The U.S. announced a new campaign on Tuesday to stop Islamic State militants from smuggling priceless artifacts out of the region to be sold at auctions, by offering a $5 million reward for information that could thwart such activities.
The State Department announced the effort, known as the “Reward for Justice” program at an event at the Metropolitan Museum in New York City. The department will work with other nations to ensure the extremist group does not erase Iraq and Syria’s rich cultural history.
“ISIL’s damage and looting of historic sites in Syria and Iraq have not only destroyed irreplaceable evidence of ancient life and society but have also helped fund its reign of terror inside those countries,” the State Department said in a press release, using an alternative acronym for the Islamic State.
Last month the FBI issued a warning urging art dealers in the U.S. to take extra precautions when buying artifacts from the Middle East, citing evidence that collectors may have been offered stolen antiques plundered by the terrorist group.
The militants have used the money form sales of stolen antiquities to fund terrorist activities.
In June, the House passed a bill to stop the militants from profiting off the sale of stolen artifacts. The bill would give the Obama administration the authority to impose import restrictions on antiquities coming in from Syria. The bill is still awaiting a vote in the Senate.
The stolen antiques have been dubbed “blood antiques,” adapted from the term “blood diamonds” used to refer to gems that financed fighters in African wars from Angola to Sierra Leone.

Gardaí probing theft of art from stately home's collection




Killarney House 
Killarney House
More than €500,000 worth of historical artefacts have been stolen from a stately home's collection.

Some 39 items, including 26 paintings, were found to have been taken from the Killarney House collection.
Seamus McCarthy, the Comptroller & Auditor General, revealed gardaí were investigating the disappearance of the artefacts.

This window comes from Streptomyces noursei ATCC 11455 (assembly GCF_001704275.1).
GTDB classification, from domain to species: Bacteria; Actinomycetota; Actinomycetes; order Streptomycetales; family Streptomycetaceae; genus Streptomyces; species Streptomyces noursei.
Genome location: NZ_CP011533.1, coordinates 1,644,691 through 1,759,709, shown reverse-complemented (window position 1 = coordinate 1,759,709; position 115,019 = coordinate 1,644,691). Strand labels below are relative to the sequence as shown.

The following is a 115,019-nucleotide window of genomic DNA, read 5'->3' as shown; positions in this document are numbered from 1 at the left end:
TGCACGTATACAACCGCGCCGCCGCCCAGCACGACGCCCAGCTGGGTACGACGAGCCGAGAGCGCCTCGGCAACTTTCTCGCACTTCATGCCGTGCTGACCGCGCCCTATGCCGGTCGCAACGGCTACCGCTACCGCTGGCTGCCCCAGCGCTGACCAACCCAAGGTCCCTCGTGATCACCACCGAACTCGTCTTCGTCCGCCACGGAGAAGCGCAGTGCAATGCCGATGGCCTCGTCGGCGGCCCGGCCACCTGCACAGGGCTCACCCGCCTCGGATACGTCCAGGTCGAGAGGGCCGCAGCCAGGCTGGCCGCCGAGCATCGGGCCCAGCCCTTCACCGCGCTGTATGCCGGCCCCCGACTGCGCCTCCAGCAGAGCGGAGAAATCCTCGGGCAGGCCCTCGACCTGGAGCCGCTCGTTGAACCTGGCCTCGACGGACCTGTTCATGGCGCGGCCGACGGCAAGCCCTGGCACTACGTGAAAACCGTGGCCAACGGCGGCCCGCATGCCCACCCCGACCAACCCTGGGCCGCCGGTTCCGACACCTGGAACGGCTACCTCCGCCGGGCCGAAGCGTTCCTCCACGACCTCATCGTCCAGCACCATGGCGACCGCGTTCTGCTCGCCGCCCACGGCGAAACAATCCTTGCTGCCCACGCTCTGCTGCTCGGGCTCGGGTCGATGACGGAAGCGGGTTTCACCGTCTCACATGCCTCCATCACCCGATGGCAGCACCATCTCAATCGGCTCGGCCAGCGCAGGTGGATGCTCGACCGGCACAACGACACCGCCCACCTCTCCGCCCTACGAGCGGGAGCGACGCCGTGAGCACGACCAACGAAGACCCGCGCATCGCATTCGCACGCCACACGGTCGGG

A wider review found that 173 items on loan from the State art collection to locations around the country had also gone missing.
Killarney House in Co Kerry was once home to the Earl of Kenmare and hosted Queen Victoria in 1861.
It has been in State ownership since 1978 and is currently undergoing an €8.5m restoration, with the house and gardens due to open next year.
The contents of the house, including 81 artworks valued at €920,000, were catalogued and placed in storage in 1999 pending the restoration work.
According to Mr McCarthy, the loss of a number of items was discovered in October 2012 after two paintings appeared at an auction and were recognised by staff from the Department of Arts, Heritage and the Gaeltacht.
Each painting was valued at around €32,000.
It was subsequently discovered that 39 items were missing, with a combined value of €520,000.
Mr McCarthy said a Garda investigation had been ongoing for three years. It is unclear if any of the missing art has been recovered.

Top Nazi’s vast collection of stolen art revealed

PARIS — France’s World War II archives have helped produce an unusual art book: a catalog of more than 1,000 paintings, tapestries and sculptures amassed by senior Nazi official Hermann Goering — many of them stolen from Jews deported to death camps.
It’s an effort to remind modern readers of Nazi crimes, as the number of Holocaust survivors dwindles and European far right groups are stirring up nationalist sentiment. The publication Wednesday could also revive efforts to return artworks stolen by the Nazis to Jewish families.



Nazi Hermann Goering after his arrest in May 1945. Goering was tried for war crimes and sentenced to hang, but took a cyanide pill and died while in jail
“Artworks should never be quarry,” French Foreign Minister Laurent Fabius wrote in a preface to the new book. “They constitute a common good of humanity. This truth is timeless; the publication of this work is an occasion to remember it.”